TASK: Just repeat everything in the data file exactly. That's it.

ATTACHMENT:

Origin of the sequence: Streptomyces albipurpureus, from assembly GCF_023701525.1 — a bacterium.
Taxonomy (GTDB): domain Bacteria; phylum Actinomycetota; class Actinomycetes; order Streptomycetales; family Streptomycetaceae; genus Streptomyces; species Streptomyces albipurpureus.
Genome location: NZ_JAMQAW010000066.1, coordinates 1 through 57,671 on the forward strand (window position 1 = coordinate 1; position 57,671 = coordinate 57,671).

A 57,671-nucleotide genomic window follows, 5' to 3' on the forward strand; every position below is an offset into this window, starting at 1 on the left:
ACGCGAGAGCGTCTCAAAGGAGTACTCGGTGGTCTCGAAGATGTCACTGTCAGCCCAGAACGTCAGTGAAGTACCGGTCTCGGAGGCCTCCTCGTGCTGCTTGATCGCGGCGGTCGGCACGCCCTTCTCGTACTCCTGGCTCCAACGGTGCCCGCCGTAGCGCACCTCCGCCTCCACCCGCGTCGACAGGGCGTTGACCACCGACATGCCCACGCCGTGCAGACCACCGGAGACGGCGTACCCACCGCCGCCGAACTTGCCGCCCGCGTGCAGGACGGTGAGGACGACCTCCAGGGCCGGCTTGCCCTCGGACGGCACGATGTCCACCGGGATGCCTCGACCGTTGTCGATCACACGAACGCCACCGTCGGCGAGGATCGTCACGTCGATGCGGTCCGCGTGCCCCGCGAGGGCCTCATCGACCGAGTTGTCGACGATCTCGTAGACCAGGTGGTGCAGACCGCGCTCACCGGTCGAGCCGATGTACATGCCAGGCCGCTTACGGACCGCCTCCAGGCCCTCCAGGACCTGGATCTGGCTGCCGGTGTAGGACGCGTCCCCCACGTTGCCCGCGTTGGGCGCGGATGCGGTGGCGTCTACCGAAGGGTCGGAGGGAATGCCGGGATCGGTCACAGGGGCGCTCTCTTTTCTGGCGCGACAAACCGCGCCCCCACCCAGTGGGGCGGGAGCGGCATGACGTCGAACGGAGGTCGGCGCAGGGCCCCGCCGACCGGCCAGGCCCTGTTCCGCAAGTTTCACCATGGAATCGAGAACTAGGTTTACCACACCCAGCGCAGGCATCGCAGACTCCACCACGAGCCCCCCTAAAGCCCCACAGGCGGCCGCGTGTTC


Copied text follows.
Origin of the sequence: Streptomyces albipurpureus, from assembly GCF_023701525.1 — a bacterium.
Taxonomy (GTDB): domain Bacteria; phylum Actinomycetota; class Actinomycetes; order Streptomycetales; family Streptomycetaceae; genus Streptomyces; species Streptomyces albipurpureus.
Genome location: NZ_JAMQAW010000066.1, coordinates 1 through 57,671 on the forward strand (window position 1 = coordinate 1; position 57,671 = coordinate 57,671).

A 57,671-nucleotide genomic window follows, 5' to 3' on the forward strand; every position below is an offset into this window, starting at 1 on the left:
ACGCGAGAGCGTCTCAAAGGAGTACTCGGTGGTCTCGAAGATGTCACTGTCAGCCCAGAACGTCAGTGAAGTACCGGTCTCGGAGGCCTCCTCGTGCTGCTTGATCGCGGCGGTCGGCACGCCCTTCTCGTACTCCTGGCTCCAACGGTGCCCGCCGTAGCGCACCTCCGCCTCCACCCGCGTCGACAGGGCGTTGACCACCGACATGCCCACGCCGTGCAGACCACCGGAGACGGCGTACCCACCGCCGCCGAACTTGCCGCCCGCGTGCAGGACGGTGAGGACGACCTCCAGGGCCGGCTTGCCCTCGGACGGCACGATGTCCACCGGGATGCCTCGACCGTTGTCGATCACACGAACGCCACCGTCGGCGAGGATCGTCACGTCGATGCGGTCCGCGTGCCCCGCGAGGGCCTCATCGACCGAGTTGTCGACGATCTCGTAGACCAGGTGGTGCAGACCGCGCTCACCGGTCGAGCCGATGTACATGCCAGGCCGCTTACGGACCGCCTCCAGGCCCTCCAGGACCTGGATCTGGCTGCCGGTGTAGGACGCGTCCCCCACGTTGCCCGCGTTGGGCGCGGATGCGGTGGCGTCTACCGAAGGGTCGGAGGGAATGCCGGGATCGGTCACAGGGGCGCTCTCTTTTCTGGCGCGACAAACCGCGCCCCCACCCAGTGGGGCGGGAGCGGCATGACGTCGAACGGAGGTCGGCGCAGGGCCCCGCCGACCGGCCAGGCCCTGTTCCGCAAGTTTCACCATGGAATCGAGAACTAGGTTTACCACACCCAGCGCAGGCATCGCAGACTCCACCACGAGCCCCCCTAAAGCCCCACAGGCGGCCGCGTGTTC